Master Requirements for City and Metropolitan Planning
City & Metropolitan Planning
Architecture Building 235
CMP Office Suite 220
Minimum Master Hours: 49
MCMP The Master of City and Metropolitan Planning (MCMP) is accredited by the Planning Accreditation Board. It emphasizes ecological resiliency, economic efficiency, and social justice through effective communication, collaboration, and innovation. The program’s blend of core knowledge and skills with selected specializations prepares students for professional and leadership roles in public, private, and nonprofit planning. Specializations include ecological planning, smart growth, urban design, transportation planning, urban design, historic preservation, real estate development, and geographic information systems, among others. Interdisciplinary work, drawing from fields outside of planning, is encouraged. The curriculum additionally features a community-based planning workshop and a capstone professional project.
Click here for admission information. Applicants are asked to submit transcripts, a complete online application, 2 letters of recommendation (at least one from an individual familiar with the applicant’s academic abilities), a statement of purpose, a resume, and GRE scores.
City & Metropolitan Planning and Real Estate Development
The Department of City & Metropolitan Planning, together with the David Eccles School of Business and the Department of Finance, offer a dual degree program that enables students to earn a Master of City & Metropolitan Planning (MCMP) degree and a Master of Real Estate Development (MRED) degree simultaneously. A student enrolled in the dual degree program will be able to earn both degrees in less time and with fewer overall credit requirements than if that student enrolled in each degree program independently.
The MCMP/MRED program is designed for those students seeking to combine the planning and development professions. Over their careers, successful planners learn much on-the-job about development, while over their careers successful real estate developers learn much on-the-job about planning. The dual degree program is designed to accelerate professional preparation in both planning and development; and provide the platform for quickly understanding how changes in planning and development affect their professional activities.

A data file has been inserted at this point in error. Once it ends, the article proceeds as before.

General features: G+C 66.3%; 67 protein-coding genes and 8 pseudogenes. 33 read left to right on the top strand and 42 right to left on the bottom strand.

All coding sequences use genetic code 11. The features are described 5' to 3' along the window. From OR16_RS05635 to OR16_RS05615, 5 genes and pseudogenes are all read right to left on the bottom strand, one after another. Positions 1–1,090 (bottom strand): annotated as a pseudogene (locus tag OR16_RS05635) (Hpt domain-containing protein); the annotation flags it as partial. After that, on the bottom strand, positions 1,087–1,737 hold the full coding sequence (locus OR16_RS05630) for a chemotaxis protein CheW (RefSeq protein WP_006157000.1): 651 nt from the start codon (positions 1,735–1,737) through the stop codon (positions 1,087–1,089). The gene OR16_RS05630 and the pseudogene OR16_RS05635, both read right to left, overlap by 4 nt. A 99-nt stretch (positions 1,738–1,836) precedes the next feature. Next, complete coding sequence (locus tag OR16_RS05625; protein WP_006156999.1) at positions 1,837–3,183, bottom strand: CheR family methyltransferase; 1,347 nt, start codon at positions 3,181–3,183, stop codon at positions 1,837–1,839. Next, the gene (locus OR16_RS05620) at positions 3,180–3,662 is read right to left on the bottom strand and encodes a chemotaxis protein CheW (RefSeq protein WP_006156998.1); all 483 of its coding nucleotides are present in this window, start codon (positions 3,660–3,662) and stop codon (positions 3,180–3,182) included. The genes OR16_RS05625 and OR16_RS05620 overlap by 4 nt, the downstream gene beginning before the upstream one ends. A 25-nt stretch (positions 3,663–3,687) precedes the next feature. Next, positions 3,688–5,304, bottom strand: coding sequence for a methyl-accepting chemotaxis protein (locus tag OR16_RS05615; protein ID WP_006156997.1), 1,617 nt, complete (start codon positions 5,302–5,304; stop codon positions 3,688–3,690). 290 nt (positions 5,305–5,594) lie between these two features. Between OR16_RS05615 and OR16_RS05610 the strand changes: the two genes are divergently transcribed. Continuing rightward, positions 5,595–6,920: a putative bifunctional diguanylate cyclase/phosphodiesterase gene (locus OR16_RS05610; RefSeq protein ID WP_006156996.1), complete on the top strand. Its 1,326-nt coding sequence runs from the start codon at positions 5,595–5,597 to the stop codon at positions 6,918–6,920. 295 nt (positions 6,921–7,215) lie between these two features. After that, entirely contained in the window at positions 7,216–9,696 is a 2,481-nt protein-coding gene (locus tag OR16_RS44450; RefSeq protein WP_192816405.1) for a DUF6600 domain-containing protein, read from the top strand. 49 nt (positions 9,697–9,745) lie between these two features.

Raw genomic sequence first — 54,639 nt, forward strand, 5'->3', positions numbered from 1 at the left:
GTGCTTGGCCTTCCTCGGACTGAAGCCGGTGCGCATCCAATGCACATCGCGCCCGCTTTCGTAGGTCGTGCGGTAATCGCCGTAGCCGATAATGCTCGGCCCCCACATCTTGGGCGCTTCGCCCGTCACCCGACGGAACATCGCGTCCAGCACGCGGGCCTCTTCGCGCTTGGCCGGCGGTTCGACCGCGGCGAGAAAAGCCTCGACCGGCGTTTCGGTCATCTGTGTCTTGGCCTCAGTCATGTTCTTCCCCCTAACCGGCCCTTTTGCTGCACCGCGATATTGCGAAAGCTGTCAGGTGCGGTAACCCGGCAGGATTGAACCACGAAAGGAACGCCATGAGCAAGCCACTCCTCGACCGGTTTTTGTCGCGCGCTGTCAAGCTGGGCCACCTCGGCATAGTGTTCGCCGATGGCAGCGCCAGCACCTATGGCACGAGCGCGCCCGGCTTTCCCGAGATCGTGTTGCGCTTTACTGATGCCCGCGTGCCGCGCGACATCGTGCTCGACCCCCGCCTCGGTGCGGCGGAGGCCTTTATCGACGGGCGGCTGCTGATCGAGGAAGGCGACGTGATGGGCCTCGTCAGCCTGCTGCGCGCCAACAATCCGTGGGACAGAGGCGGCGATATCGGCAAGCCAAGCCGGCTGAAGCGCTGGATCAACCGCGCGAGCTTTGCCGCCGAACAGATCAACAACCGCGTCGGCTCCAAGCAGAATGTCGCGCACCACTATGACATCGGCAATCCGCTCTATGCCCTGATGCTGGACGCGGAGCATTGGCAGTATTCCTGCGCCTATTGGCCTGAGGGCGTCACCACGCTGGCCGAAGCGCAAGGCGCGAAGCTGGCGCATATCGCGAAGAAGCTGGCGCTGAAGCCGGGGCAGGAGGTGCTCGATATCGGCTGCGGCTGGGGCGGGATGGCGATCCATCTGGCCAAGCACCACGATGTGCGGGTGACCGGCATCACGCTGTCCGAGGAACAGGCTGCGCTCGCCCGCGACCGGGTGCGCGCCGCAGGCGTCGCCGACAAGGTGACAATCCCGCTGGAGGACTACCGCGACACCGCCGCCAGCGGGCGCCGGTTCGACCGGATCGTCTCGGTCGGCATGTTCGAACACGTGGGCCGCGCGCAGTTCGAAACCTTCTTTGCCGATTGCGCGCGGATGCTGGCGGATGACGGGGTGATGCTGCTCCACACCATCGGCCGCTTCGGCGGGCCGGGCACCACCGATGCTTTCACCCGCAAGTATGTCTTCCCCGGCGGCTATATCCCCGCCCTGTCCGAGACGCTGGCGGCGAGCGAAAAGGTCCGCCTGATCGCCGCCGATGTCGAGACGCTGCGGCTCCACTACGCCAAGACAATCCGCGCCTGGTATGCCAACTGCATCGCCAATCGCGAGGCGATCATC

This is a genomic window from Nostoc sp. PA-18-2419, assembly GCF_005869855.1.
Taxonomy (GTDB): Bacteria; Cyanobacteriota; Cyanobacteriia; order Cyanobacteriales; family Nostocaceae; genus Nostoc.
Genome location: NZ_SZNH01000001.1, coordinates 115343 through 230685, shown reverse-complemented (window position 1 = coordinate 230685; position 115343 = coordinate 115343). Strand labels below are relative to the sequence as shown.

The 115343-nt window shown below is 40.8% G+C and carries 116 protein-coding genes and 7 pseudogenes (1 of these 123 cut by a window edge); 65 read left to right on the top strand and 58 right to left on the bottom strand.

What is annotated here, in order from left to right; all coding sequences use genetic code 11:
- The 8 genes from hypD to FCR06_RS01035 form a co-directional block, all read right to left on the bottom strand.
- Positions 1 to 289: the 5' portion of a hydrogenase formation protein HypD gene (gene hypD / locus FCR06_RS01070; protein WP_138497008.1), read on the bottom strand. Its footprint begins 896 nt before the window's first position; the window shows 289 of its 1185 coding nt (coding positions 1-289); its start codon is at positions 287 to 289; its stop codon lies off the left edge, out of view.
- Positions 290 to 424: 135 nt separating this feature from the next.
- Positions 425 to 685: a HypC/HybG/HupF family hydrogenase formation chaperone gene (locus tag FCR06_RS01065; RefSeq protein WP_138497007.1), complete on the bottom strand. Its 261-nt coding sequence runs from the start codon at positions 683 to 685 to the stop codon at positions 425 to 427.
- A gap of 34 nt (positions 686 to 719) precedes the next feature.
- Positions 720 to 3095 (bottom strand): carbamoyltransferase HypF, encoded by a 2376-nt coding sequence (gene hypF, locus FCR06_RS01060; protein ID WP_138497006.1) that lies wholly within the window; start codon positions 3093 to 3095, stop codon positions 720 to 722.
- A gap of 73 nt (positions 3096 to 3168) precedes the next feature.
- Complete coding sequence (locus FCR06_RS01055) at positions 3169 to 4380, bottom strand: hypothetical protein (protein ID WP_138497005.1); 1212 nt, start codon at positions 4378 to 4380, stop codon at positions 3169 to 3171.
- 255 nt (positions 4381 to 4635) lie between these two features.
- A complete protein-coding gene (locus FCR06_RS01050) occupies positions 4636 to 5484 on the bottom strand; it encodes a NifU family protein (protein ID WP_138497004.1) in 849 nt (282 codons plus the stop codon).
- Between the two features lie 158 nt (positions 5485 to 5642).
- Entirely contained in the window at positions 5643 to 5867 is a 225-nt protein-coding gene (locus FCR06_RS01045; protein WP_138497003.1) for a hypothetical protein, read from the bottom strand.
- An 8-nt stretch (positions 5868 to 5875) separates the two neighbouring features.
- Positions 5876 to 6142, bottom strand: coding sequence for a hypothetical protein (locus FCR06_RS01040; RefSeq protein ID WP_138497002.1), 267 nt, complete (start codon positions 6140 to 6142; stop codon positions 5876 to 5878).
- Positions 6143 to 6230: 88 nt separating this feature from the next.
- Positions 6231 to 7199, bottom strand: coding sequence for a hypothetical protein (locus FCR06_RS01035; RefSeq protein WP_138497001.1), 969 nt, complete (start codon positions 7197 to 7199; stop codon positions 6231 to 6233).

The dual degree also provides graduates with broader employment options both after graduation and over their careers. Graduates may pursue positions for public (federal, state and local level), private and nonprofit planning, and/or development agencies. They may also find career work as consultants bridging planning and development professions. Students with dual degrees, for example, may plan and build a wide range of projects, or advise others on how to best combine planning and development interests. For more information: http://www.plan.utah.edu/?page_id=2836
City & Metropolitan Planning and Juris Doctor
The Department of City & Metropolitan Planning, together with the S.J. Quinney College of Law, offer a dual degree program that enables students to earn a Master of City & Metropolitan Planning (MCMP) degree and a Juris Doctor (JD) degree simultaneously. This dual degree program seeks to take advantage of complementary intellectual benefits from studying law and city and metropolitan planning in a coordinated program. The subject of city and metropolitan planning in the United States can hardly be broached without directly incorporating some aspect of the American legal system. Similarly, a significant element of modern state and local government law involves topics and processes that are central to planning practices. Thus, any student interested in the problems at the core of growth, development, and state and local infrastructure will benefit from understanding these issues from both planning and legal perspectives. Doing so will enrich their ability to address the relevant problems, serve and attract clients, and provide them with a competitive advantage in the job market.
A student enrolled in the dual degree program will be able to earn both degrees in less time and with fewer overall credit requirements than if that student enrolled in each degree program independently. Students enrolled in the dual degree program may count up to 12 credit hours of JD class work towards fulfilling the 49-51 credit-hour requirement of the MCMP degree, and may count up to 12 credit hours of MCMP class work towards fulfilling the 88 credit-hour requirement of the JD degree. Upon completion of both programs, the student earns two separate degrees, a JD degree awarded by the College of Law and an MCMP degree awarded by the College of Architecture + Planning. For more information: http://www.plan.utah.edu/?page_id=2839
(Complete 18 Credits)
Students are encouraged to select elective courses within specific planning field areas, in consultation with their graduate advisor.
Students holding the undergraduate planning degree from the University of Utah should consult with their advisor for the possible waiver of up to nine credit hours form the MCMP degree in acknowledgment of their pre-professional studies.